New Poetry Titles (3/12/24)

We here at Philly Poetry Chapbook Review love poetry, whether it’s in chapbooks or full-length collections. We have a hunch that our readers do, too. Every Tuesday, we publish an update about what poetry titles we know are releasing in the following week.

Information, including product descriptions, are provided by the publisher. If we cover the book on this site, links will be included.


Chapbooks

Book of Altars, Clara Bush Vadala

Publisher: Belle Point Press
Publication Date: March 12, 2024
Format: Paperback

Book of Altars evokes a rugged reverence for the world’s primal elements: blood, dirt, and everything that flows beneath the surface. Throughout these poems, Clara Bush Vadala performs an alchemy of animal science, girlhood spells, and Texas landscapes. At every turn, this chapbook invites fresh interpretations of what might still be considered sacred when so much has been stripped bare.

Clara Bush Vadala is a poet and veterinarian from Van Alstyne, Texas. She has work in various publications including Iron Horse Literary ReviewNew South Review, and Moss Puppyamong others. She serves as associate poetry editor of Thimble Literary Magazine and works full time as a veterinarian. Clara lives with ten pets, 19 chickens, and her husband and daughter who graciously accept her love of animals to the fullest extent. Clara’s full-length collection of poems Resembling a Wild Animal is forthcoming from ELJ editions later this year (2024).


Maladaptive Daydreams, Coe Colette

Publisher: Bottlecap Press
Publication Date: March 12, 2024
Format: Paperback / eBook

Maladaptive Daydreams, the debut poetry chapbook from non-binary, queer writer, musician, and artist Coe Colette, delivers a visceral punch to the gut as it confronts societal taboos and dismantles facades with unyielding honesty. Through gritty imagery and piercing prose, this collection fearlessly explores themes of loneliness, love, longing, and loss, defiantly shouting “FUCK YOU” to their demons in defiance of societal norms and expectations.

Renowned musician, artist, and author Jamie Stewart of Xiu Xiu hails Maladaptive Daydreams as “an extraordinarily deep and frank exploration of the complications, burdens, and incisions of abuse, food, social politics, home, and sexuality. This work is profoundly worth exploring and pinning to your own heart.”

Meet Coe Colette (they/them), a queer, non-binary artist, writer, musician, and mixed-media creator who has lived a thousand lives in their 30-ish years. Exploring the weirdest corners of the human psyche, their works have been featured in prestigious publications such as Poet’s ChoiceQuerencia PressThe Century Foundation, and the upcoming anthology Sparks by Chimera Projects. Their art has also been displayed in exhibitions at Las Laguna Art Gallery. Looking to the future, Coe has several exciting projects in the works, including poetry releases, art chapbooks, and an EP set to release in 2024.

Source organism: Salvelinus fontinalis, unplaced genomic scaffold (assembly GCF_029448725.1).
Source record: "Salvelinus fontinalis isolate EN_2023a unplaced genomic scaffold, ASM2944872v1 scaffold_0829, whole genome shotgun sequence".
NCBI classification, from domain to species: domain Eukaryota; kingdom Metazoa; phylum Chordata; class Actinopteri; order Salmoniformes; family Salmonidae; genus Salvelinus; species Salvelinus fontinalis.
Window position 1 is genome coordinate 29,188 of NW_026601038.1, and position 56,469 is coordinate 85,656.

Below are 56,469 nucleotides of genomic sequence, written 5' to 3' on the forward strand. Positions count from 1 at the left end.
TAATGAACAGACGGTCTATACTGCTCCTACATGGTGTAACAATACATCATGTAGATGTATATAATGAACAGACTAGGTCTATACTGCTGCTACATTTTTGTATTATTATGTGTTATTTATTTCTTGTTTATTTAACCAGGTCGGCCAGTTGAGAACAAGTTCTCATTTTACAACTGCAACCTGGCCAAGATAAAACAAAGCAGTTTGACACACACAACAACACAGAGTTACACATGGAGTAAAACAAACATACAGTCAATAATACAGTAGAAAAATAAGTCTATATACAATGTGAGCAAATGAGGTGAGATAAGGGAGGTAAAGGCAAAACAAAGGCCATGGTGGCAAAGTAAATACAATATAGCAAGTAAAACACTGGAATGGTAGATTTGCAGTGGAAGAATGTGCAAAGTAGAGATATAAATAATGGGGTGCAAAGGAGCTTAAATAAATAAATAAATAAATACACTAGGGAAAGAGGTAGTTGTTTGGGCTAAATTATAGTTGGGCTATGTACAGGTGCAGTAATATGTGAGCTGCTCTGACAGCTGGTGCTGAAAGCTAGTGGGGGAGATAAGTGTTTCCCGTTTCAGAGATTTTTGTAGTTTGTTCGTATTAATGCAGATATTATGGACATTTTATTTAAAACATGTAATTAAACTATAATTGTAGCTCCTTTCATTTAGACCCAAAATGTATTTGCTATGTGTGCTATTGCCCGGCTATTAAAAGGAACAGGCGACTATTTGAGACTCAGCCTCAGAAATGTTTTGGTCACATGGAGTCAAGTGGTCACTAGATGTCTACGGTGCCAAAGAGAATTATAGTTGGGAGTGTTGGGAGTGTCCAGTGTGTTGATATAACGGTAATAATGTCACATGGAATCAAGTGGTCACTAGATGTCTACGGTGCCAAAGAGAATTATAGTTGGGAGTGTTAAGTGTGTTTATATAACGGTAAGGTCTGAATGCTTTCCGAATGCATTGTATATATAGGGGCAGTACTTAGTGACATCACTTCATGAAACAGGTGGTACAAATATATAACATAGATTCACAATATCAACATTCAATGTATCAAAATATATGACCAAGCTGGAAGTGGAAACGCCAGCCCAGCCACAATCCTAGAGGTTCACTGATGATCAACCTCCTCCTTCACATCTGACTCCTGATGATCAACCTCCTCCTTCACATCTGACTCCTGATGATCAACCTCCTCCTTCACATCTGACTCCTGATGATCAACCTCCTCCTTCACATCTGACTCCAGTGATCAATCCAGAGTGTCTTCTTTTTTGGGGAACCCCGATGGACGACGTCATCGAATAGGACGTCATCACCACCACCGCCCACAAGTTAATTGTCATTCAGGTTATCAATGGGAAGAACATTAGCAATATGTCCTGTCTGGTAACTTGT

WET MOUTH, kelly mckay

Publisher: Bottlecap Press
Publication Date: March 12, 2024
Format: Paperback / eBook

WET MOUTH is the debut chapbook by kelly mckay. It is a personal and existential exploration of the relationships and heartbreak that doctor us. The book is a sonnet series that reads like a narrative long-poem– exploring the surreal and dreamy as well as the abject and pitiful. It asks questions like, what satiates a person? What shapes them? What should they worship?

As the speaker traverses the topography of their heritage and a codependent and frightened inner world, they make some discoveries while muddying others. WET MOUTH is romantic, sad, and immodest without being solipsistic. It is about what matters, and about nothing.

kelly mckay is a poet and painter living in Philadelphia. They are a Temple University graduate who went to high school with your cousin. You can read their works in Voicemail Poems MagazineHyphen Literary Magazine, and others.


everything i ever wanted was inside my personality, yvette nepper

Publisher: Bottlecap Press
Publication Date: March 12, 2024
Format: Paperback / eBook

everything i ever wanted is the product of an accumulating queer sexuality that’s been finding its voice since the mid to late 1950s. the poems work to crack a code deeper than the meme while seducing you with pop cultural references.

the author set out to write a book about what happens when humans abandon social media for magic, but this is more than a book about magic. maybe it’s about interdimensional conversations with deceased celebrities and unassuming archetypes. and maybe it’s just another story told from the author’s perspective.

yvette nepper lives and writes in the city she loves, Cincinnati, Ohio. in between the structured altitude of daily living, she is a mother, a partner, a daughter, a sister, and a therapist, who enjoys talking to people about their anxieties and their dreams.


I Love Juice, I Hate Almost Dying, Peter Soucy

Publisher: Bottlecap Press
Publication Date: March 12, 2024
Format: Paperback / eBook